rear axle trailing arm suspension – also known as a crank axle – consists of a control arm lying longitudinally in the driving direction and mounted to rotate on a suspension subframe or on the body on both sides of the vehicle . The control arm has to withstand forces in all directions, and is therefore highly subject to bending and torsional stress ). Moreover, no camber and toe-in changes are caused by vertical and lateral forces.
The rear axle trailing arm suspension is relatively simple and is popular on front-wheel drive vehicles. It offers the advantage that the car body floor pan can be flat and the fuel tank and/or spare wheel can be positioned between the suspension control arms. If the pivot axes lie parallel to the floor, the bump and rebound-travel wheels undergo no track width, camber or toe-in change, and the wheel base simply shortens slightly. If torsion springs are applied, the length of the control arm can be used to influence the progressivity of the springing to achieve better vibration behaviour under load. The control arm pivots also provide the radius-arm axis O; i.e. during braking the tail end is drawn down at this point.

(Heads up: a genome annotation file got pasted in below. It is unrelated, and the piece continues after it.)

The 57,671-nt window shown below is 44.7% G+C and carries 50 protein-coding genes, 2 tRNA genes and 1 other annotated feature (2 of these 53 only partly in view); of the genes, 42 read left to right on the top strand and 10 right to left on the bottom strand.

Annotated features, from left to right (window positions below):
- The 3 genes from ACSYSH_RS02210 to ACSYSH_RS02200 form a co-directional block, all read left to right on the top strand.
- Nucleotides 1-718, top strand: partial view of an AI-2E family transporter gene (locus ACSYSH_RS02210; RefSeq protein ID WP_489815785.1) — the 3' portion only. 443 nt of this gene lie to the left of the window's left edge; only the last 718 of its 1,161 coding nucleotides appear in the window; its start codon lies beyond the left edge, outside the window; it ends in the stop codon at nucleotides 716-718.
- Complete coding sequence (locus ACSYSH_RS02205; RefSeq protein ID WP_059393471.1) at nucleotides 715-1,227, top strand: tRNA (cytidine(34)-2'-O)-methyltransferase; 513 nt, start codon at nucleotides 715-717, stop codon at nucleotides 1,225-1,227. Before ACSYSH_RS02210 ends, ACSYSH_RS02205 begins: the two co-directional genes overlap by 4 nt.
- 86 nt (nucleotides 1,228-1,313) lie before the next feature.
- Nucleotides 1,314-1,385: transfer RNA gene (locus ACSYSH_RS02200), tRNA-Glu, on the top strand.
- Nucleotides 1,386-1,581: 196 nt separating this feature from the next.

The tendency to oversteer as a result of the deformation of the link (arm) when subject to a lateral force, the roll centre at floor level the extremely small possibility of a kinematic and elastokinematic effect on the position of the wheels and the inclination of the wheels during cornering consistent with the inclination of the body outwards (unwanted positive camber) are disadvantages.
On rear axle trailing-link suspensions, the vertical force FZ,W together with the lateral forces FY,W cause bending and torsional stress, making a corresponding (hollow) profile, e.g. a closed box profile necessary.